Farmer's Hands Harvesting Baby Cos Lettuces by Cutting with Scissors

Lettuce should be planted when the moon is in the 1st Quarter (i.e. waxing) and in one of the next Zodiac Signs: Cancer, Scorpio, Pisces, Libra, Taurus. Planting by the phases of the moon is a system of farming as old as agriculture and culture.

Planting and Culture

Almost any fairly good garden soil that is well drained and not too acid is acceptable for lettuce. The only real secret about developing fine plants is to keep them growing quickly. Rapid growth demands plenty of moisture plus plenty of pure plant nutrients. Mature compost humus or well-rotted manure ought to be dug in along the row until the seed is sown. In transplanting, a generous number of organic humus ought to be worked into the hole until the plant is set out.

Wild lettuce favors a temperate climate and its cultivated descendants obviously flourish best during cool weather, although a few loose-leafed breeds are appreciated for their ability to grow through summer heat.

Heading lettuce might be implanted to head-up either through the first summer or the autumn. For the first crop the seed should be sown about 1/4 inch deep in flats or similar containers and put in a sunny window or a cold frame about the beginning of March. The young plants should be prepared to set out early in April. In the apartments, the seed should be sown and the seedlings thinned just when the leaves touch. Probably no fault is much more universal than sowing lettuce seed too thickly.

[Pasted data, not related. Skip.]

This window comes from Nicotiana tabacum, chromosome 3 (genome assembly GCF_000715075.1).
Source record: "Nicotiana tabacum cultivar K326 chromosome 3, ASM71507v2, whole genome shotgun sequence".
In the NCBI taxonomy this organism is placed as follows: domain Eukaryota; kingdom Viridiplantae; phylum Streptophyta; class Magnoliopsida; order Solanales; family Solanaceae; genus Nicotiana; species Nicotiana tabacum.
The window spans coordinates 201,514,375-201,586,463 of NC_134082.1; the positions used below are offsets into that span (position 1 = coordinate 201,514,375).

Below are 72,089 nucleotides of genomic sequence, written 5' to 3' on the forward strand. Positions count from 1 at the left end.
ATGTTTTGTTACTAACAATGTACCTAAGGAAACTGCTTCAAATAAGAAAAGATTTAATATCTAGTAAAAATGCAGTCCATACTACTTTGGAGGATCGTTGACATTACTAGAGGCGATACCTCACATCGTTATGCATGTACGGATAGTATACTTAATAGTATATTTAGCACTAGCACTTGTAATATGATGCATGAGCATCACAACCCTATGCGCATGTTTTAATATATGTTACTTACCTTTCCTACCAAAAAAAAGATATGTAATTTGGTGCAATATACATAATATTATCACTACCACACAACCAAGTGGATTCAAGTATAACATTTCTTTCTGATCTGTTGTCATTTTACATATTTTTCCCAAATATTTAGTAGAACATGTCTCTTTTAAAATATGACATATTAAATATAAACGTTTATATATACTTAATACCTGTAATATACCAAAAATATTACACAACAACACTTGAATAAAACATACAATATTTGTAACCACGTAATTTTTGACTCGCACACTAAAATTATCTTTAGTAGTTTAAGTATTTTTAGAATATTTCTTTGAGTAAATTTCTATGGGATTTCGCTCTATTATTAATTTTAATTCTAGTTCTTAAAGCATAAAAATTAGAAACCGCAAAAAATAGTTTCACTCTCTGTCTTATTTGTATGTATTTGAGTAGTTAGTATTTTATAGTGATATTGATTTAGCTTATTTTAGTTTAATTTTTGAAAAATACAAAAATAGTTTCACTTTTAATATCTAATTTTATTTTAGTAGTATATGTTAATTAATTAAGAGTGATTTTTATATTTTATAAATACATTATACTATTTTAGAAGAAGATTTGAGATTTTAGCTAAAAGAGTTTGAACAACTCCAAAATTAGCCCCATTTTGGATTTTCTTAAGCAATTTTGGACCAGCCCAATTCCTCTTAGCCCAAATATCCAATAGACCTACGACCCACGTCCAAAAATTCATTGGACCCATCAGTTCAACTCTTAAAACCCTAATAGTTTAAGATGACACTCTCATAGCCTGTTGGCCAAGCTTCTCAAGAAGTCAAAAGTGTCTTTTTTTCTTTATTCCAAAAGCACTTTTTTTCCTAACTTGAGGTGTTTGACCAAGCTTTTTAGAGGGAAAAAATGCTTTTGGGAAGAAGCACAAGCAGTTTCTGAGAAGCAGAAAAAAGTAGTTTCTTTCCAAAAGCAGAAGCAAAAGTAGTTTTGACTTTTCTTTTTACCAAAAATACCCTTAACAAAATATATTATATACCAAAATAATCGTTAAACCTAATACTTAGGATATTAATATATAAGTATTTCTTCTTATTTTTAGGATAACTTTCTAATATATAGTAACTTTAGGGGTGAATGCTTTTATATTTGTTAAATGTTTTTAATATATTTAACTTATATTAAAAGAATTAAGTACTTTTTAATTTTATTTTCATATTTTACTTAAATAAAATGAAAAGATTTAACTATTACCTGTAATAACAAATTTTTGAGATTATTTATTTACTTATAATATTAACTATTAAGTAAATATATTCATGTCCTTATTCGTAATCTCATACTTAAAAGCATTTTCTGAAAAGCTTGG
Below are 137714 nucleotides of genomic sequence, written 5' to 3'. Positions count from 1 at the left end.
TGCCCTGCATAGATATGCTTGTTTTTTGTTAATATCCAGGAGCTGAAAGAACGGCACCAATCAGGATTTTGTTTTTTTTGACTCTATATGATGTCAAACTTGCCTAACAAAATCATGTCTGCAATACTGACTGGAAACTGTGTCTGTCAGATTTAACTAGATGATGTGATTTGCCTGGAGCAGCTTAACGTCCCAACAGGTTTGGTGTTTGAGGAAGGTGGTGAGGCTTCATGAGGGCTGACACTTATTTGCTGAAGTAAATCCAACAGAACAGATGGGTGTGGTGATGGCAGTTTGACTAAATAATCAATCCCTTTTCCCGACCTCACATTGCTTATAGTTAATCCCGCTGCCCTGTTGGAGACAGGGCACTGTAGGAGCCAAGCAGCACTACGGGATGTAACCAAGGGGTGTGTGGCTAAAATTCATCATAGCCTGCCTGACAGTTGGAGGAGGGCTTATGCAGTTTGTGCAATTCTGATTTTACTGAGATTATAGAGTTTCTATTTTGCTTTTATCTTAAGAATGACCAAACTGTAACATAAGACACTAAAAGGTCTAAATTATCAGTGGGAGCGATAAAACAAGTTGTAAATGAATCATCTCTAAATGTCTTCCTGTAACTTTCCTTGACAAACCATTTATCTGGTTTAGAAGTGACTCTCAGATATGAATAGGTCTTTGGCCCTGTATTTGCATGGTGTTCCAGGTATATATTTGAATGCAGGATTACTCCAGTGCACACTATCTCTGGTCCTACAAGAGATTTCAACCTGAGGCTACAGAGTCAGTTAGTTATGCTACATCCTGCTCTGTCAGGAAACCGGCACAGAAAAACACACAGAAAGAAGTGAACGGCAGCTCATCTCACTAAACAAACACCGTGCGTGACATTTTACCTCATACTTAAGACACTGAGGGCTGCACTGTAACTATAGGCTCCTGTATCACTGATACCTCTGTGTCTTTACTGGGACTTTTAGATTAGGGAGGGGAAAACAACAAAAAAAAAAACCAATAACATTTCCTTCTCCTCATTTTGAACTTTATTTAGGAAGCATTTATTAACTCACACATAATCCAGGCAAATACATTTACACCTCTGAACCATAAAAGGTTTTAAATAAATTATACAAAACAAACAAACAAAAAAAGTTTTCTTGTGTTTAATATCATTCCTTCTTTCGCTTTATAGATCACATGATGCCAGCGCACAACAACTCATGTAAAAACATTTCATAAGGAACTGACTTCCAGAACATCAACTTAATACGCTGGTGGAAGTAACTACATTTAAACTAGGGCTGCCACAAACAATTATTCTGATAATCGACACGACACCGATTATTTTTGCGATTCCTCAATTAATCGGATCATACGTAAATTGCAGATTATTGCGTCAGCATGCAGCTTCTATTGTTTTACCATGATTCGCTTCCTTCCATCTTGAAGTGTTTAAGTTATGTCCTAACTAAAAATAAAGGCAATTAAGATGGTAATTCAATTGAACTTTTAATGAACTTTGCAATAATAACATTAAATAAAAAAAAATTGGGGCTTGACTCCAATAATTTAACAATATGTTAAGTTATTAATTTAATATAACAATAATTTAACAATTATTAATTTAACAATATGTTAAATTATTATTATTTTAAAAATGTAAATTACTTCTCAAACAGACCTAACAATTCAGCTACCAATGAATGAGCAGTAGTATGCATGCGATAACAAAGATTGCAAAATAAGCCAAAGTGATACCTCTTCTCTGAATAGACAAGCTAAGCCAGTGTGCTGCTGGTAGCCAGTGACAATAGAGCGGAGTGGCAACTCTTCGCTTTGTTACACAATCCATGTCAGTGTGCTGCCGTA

For the spring harvest, start seed indoors in flats or pots in a bright, cool (50 to 60°F. [10 into 15.56’C.]) location. Or, sow seed out in a hotbed or cold period, about four to six weeks prior to the last severe frost. One seed package will sow a 100-foot row. For an excellent potting mix, sift together 1 part sand, 1 part good loam and one part compost. Keep moist and, once the seedlings have their first pair of true leaves, transplant to plant flats or bands. Gradually harden off the plants by placing them outside during the sunny part of the day.

Setting out the cheque very early is vital. In actuality, some anglers make a practice of sowing their carrot seed in the autumn in a carefully prepared location. The seedlings become rather large before severe frost. As cold weather approaches, the seedlings are coated with a gradually deepened coating of loose straw, leaves, twigs, or other substances. Under this, the tiny plants survive the winter readily and the gardener has a heavy supply of hardy, very early seedlings upon which to draw.

In setting out the transplants, set them about 15 inches apart in the row in rows about two feet apart. When seed is sown directly into the garden, the seedlings should be thinned to endure at least a foot apart to reduce overcrowding.


In the early stages of growth the plant has a bunch of shallow feeding rootlets. This condition makes it perfect for transplanting however, while small, which makes it a simple victim of weeds. A light mulching of compost sifted around the plants will do much to keep down weedy growth and afterwards will provide easily available plant nutrients.